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#inclusivegiving at AFP Congress

December 8, 2014

By Lisa MacDonald 

What does LGBT philanthropy, engaging the next generation in giving, intercultural competence and observations from the South Asian community on the changing nature of philanthropy have in common?

More than you might expect.

Attending multiple sessions on #inclusivegiving at AFP Congress last week opened my eyes to the many ways that issues of diversity intersect with philanthropy and the fundraising community.  These were no-holds-barred sessions that encouraged attendees to "lean into their discomforts" as sensitive taboo-topics were raised: tokenism, stereotypes, biases, persecution, homophobia, politics, activism and so on. And why is this conversation about culture and philanthropy so important? As Ken Aucoin, Vice President of Development at Inspire and one of the coordinators of the LGBT Philanthropy Conference simply put it, "The donor base is going to change. We need to understand and accept it. There are opportunities with new communities."


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Recap: The project

The Diversity to Inclusion in Philanthropy Series focused on understanding the philanthropic traditions and interests of diverse communities in Ontario while offering inclusion-oriented education, training and networking activities for Ontario-based nonprofit leaders, fundraisers, volunteers and donors.

Organized by the AFP Foundation for Philanthropy – Canada, in cooperation with the Association of Fundraising Professionals Toronto and Ottawa chapters, the multi-year initiative, funded through the province of Ontario’s Ministry of Citizenship and Immigration’s Partnership Project Office, featured a series of one-day conferences, each focused on the charitable activities of one distinct community group.  The selected groups included:

  • African-Caribbean
  • Chinese 
  • Disabilities 
  • Franco-Ontarian 
  • Hispanic 
  • Indigenous 
  • Jewish 
  • Muslim 
  • NextGen (younger donors)
  • Sexual Diversity 
  • South Asian 
  • Women 

Themes: What did we learn?

Well, to start with, "one size fits all" doesn't work, and this is only the beginning of a much bigger conversation that requires more data, more analysis and more education and training. But the good news is that with this learning series, the conversation has been started!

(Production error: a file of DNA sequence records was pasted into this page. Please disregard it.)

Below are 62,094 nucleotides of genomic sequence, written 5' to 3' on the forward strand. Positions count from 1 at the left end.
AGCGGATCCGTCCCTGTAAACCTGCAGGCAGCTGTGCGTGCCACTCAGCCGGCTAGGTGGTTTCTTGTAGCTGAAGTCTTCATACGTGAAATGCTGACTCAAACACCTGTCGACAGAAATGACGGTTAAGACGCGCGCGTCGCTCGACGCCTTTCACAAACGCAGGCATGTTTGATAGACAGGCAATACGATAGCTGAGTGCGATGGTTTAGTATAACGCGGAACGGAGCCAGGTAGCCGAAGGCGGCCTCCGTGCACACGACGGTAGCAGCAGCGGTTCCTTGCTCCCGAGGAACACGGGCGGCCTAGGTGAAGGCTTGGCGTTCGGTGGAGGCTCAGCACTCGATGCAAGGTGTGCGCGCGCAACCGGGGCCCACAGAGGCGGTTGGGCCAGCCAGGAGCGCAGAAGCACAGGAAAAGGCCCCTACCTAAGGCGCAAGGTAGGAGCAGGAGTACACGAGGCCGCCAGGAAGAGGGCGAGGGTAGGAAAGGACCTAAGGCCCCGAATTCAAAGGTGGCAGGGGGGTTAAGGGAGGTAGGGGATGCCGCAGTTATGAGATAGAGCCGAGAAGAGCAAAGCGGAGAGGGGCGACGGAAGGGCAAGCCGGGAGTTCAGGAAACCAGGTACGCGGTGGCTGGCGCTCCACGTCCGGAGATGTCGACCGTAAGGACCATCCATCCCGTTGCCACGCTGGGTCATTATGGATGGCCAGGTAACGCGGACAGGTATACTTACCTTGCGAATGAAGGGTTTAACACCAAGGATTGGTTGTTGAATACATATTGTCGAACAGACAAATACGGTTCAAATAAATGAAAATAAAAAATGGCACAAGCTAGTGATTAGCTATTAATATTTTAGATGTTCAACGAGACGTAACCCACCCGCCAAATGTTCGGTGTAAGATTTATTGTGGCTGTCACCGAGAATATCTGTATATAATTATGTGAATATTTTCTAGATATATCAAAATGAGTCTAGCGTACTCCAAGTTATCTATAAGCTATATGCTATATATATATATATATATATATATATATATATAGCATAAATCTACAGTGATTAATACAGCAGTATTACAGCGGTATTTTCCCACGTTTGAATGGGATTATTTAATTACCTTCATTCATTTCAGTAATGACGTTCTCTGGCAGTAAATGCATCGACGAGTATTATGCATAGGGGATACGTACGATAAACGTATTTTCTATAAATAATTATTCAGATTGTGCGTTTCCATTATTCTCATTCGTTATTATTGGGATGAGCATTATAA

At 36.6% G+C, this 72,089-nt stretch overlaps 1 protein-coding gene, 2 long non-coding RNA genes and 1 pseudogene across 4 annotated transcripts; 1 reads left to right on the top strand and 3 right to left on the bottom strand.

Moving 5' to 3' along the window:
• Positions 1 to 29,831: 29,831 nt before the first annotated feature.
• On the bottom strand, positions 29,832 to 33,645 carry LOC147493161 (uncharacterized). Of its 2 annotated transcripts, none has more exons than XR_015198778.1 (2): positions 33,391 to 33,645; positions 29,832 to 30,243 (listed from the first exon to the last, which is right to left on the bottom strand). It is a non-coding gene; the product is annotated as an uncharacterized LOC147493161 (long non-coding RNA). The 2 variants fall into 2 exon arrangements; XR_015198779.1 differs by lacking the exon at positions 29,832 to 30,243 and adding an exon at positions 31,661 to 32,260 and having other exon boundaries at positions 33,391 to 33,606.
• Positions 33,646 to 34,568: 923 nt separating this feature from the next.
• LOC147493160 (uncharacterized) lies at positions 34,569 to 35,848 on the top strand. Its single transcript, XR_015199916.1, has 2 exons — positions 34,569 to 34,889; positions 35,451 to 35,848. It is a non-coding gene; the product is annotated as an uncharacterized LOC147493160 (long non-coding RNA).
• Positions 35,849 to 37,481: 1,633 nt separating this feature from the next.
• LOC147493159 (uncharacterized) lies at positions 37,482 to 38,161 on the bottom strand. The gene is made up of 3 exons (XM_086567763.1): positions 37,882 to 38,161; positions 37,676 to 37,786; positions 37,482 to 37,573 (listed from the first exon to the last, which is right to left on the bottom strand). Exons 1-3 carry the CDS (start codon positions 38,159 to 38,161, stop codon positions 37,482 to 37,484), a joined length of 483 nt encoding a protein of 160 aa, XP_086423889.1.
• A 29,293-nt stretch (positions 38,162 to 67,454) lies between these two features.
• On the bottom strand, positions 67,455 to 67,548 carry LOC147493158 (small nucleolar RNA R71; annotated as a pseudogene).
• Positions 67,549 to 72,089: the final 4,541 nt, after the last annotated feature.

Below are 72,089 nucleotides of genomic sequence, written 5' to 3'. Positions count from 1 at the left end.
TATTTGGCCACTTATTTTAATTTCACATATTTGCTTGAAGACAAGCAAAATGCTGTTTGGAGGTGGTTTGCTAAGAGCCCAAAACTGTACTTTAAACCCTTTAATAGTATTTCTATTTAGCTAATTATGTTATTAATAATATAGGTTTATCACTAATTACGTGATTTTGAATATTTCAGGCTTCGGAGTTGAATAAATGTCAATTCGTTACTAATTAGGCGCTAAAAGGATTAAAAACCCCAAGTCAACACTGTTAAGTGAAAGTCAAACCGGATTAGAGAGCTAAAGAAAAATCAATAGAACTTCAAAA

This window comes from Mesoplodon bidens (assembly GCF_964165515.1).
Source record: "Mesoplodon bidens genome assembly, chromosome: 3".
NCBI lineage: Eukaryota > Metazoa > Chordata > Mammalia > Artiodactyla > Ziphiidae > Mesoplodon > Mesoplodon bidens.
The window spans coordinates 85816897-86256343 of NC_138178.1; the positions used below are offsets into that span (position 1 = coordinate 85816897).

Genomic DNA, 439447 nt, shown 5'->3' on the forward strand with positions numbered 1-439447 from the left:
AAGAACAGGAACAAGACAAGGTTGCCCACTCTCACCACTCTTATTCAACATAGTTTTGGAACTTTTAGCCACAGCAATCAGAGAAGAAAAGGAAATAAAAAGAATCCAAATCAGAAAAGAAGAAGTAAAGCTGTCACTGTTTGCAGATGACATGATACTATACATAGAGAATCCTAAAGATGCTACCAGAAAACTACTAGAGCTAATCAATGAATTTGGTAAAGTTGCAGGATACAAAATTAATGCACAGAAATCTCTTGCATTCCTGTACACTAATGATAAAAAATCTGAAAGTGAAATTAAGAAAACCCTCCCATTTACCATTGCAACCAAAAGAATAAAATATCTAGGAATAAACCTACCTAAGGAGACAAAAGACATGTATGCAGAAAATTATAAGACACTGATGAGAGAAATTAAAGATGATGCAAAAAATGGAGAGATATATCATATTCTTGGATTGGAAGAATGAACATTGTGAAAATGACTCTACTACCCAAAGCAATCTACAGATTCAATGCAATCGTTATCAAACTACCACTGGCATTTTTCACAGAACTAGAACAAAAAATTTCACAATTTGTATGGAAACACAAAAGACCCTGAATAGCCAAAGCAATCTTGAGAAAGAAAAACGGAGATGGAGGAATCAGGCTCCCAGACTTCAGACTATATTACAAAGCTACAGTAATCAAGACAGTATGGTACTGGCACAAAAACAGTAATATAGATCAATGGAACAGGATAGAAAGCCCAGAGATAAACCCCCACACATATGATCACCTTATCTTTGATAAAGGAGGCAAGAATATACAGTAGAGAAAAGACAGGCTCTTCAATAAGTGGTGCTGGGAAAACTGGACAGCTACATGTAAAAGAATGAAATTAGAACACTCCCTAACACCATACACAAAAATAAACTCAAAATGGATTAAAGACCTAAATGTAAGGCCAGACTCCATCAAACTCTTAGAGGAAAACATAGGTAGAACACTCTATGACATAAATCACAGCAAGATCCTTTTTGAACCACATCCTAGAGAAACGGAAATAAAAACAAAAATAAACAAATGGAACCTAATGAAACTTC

Hamlin Grange, President and co-founder of DiversiPro Inc. and Chair African and Caribbean Advisory Group, noted that in 2009 he was the only presenter at Congress doing a session on diversity.  Five years later, diversity and inclusion had become a key focus to the conference. As he also reminded us, "You often don't see a thing—until you're told to pay attention to it."

Another presenter, Ratna Omidvar, executive director, global diversity and migration exchange at Ryerson University, focused on the fact that representation and engagement make a huge difference in philanthropy. “People want to be seen and accepted by the part of Canada," she said.

"Intersection" was a term that kept surfacing in the diversity sessions I attended.  It was clear that the idea of sub-groups within minority groups is a very important concept and that the "diversity within diversity" is a critical factor that can't be missed.  All speakers encouraged attendees to look for points of commonality instead of just focusing on differences. Primary dimensions of diversity include: age, sex, race, and ethnicity.  Yet each individual is the sum of the dimensions of our diversity and in fundraising. It really does come down to a market of one: discovering what is unique about that one donor.

In 10 years?

At the conclusion of the LGBT panel discussion, the speakers were asked to envision diversity in ten years from now. Consensus was clear. In ten years, diversity will be mainstream with much more growth in philanthropic initiatives in diverse communities. One of the closing statements by LGBT panelist  Sharon Shelton (also Executive Director at Tropicana Community Services) had the ring of optimism and anticipation. "I can picture it," she said. "Diversity will be the true inclusion."

The twelve papers resulting from The Inclusive Giving Project are available online in both English and French.  Download them from the AFP Canada website at

As the editor of Gift Planning in Canada, and AFP eWire Canada, Lisa MacDonald helps frontline fundraisers stay connected with current trends and best practices across the country.  As the in-house book editor for Hilborn's imprint Civil Sector Press, Lisa has edited seven titles including the best seller - Excellence in Fundraising in Canada. Contact her at  or connect on Twitter, @lisalmacdonald.

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